Exercising, eating right, getting 8 hours of sleep, and meditation are not the only habits to becoming healthy. The company we keep is the key factor to our central health – mental health. This company can be our acquaintances, friends, colleagues, managers, family, or online “friends”.
We are often hesitant to put people in their places or speak up for ourselves when the company we keep provides us with unsolicited words of advise or a singular perspective of feedback if its from colleagues or managers. We somehow feel obligated to listen to these so called “words of wisdom” or so called “feedback to improve your career” when it is actually affecting us in a negative manner. Let me break this down into three parts.
- Part 1 will encompass of acquaintances and online “friends”
- Part 2 will encompass of colleagues and managers
- Part 3 will encompass of family and friends
Part 1: Acquaintances and Online “Friends”
We are constantly attempting to build our credibility but we start with the wrong group of people. We worry about what our followers or acquaintances perceive of us. Hence, resulting in us allowing their perception to mould us. We are afraid of losing followers or have this obsession of maintaining an image where people respect us. What we are forgetting is that in order to build self respect, we have to become confident of whom we are without supporters. We must eliminate the urge to be validated constantly by those who are not bringing value to us in our personal lives, social lives, or professional lives. The constant urge to want to upkeep your “image” based on what the internet or 3rd degree connections expects us to be puts us in a depressive state playing tug of war with with true self and with a facade we have created.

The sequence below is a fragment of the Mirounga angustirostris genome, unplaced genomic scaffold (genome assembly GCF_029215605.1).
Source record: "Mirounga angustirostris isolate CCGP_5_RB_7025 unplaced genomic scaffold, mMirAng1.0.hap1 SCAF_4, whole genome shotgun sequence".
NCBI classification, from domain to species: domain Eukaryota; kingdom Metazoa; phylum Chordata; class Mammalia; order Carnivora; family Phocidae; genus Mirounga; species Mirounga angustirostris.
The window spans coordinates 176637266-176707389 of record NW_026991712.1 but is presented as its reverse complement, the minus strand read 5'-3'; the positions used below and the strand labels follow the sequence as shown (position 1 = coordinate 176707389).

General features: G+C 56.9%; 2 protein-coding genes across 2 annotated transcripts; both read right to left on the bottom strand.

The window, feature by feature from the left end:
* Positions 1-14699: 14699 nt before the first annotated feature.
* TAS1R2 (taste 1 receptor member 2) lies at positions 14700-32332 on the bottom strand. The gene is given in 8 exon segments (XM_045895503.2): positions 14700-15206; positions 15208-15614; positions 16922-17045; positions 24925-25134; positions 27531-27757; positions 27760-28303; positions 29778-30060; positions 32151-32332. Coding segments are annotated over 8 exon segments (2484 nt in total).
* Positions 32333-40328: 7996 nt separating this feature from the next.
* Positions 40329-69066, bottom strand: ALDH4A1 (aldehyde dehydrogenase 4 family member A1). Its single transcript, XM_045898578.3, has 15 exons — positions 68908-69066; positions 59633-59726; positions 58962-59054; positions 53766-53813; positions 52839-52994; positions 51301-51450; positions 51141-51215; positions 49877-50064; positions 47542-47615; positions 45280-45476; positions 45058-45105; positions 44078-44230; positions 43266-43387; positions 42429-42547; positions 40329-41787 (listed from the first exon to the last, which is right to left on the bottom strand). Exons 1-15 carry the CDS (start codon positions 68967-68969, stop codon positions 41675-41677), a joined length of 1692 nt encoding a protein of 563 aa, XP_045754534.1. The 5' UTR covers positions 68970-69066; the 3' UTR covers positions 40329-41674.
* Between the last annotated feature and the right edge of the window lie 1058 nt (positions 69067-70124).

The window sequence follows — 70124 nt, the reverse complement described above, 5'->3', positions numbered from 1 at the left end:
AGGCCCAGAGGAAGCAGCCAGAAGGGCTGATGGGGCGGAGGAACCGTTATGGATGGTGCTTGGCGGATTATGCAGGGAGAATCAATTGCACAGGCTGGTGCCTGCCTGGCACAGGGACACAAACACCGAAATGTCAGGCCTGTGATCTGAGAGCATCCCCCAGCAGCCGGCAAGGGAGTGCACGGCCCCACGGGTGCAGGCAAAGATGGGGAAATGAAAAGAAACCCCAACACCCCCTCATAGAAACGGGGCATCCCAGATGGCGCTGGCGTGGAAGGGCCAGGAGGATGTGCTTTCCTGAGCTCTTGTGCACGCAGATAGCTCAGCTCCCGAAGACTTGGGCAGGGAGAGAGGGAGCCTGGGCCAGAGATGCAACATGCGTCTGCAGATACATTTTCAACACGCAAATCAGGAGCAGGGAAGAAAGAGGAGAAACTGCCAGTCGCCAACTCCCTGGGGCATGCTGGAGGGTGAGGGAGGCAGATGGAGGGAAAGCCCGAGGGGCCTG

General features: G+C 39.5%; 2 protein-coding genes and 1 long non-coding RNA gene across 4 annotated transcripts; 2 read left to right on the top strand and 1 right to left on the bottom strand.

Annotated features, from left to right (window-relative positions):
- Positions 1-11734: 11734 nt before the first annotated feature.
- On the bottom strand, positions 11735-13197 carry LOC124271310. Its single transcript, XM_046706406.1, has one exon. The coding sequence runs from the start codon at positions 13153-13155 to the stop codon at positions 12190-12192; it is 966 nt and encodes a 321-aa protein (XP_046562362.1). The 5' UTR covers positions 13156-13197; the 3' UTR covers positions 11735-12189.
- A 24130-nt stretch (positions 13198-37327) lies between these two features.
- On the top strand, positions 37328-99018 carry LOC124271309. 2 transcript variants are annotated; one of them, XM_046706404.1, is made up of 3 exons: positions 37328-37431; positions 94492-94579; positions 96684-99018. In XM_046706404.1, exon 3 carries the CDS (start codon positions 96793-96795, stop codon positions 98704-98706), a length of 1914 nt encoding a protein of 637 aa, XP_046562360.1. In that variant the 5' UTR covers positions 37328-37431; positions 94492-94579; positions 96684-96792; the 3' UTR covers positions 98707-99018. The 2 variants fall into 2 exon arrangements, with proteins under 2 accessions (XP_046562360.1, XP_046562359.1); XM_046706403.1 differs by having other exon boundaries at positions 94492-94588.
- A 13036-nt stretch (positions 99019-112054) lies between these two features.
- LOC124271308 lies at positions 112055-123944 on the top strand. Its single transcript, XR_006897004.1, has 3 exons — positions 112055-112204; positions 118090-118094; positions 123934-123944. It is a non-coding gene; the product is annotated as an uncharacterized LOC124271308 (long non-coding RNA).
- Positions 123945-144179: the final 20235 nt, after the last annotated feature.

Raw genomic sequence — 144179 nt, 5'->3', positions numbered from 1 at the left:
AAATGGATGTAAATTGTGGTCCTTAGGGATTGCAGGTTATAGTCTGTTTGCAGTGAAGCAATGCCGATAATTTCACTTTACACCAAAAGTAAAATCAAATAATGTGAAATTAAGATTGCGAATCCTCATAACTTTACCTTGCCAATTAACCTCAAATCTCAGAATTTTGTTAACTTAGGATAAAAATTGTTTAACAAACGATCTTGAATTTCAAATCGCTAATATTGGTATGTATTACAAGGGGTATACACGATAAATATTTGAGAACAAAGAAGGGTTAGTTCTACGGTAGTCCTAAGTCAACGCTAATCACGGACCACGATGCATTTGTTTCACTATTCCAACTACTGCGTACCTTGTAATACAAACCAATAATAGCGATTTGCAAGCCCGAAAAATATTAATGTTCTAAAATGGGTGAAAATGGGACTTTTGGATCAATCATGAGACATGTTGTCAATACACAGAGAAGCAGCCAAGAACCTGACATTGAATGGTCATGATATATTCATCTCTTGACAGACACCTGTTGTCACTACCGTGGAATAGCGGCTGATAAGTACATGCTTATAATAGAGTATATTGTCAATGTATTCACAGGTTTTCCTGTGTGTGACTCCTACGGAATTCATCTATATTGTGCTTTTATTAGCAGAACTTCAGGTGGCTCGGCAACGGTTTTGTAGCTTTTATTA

Part 2: Colleagues and Managers
We often put up with unacceptable behaviours of colleagues or managers when they minimize our input, ideas, work or existence. Some of us do not wish to rock the boat too much because of what our managers might write in our performance reviews or what our colleagues might say to our managers or even with the fear of losing the job. We have to acknowledge the white elephant in the room. Most of the time most managers or leadership gravitate towards people who are “yes men or women”. When we stand out in a unique manner where we disagree with their ways or challenge their ways, they use their power to sabotage our careers. This happens widely but is often unspoken of due to protecting a company’s image. So what do we often do when our colleagues or managers treat us differently when we disagree with their ways? We put up with the toxic treatment and words. This causes mental and emotional stress that can result in our overall being as a person and our performance. This needs to stop – from both sides.
Part 3: Family and Friends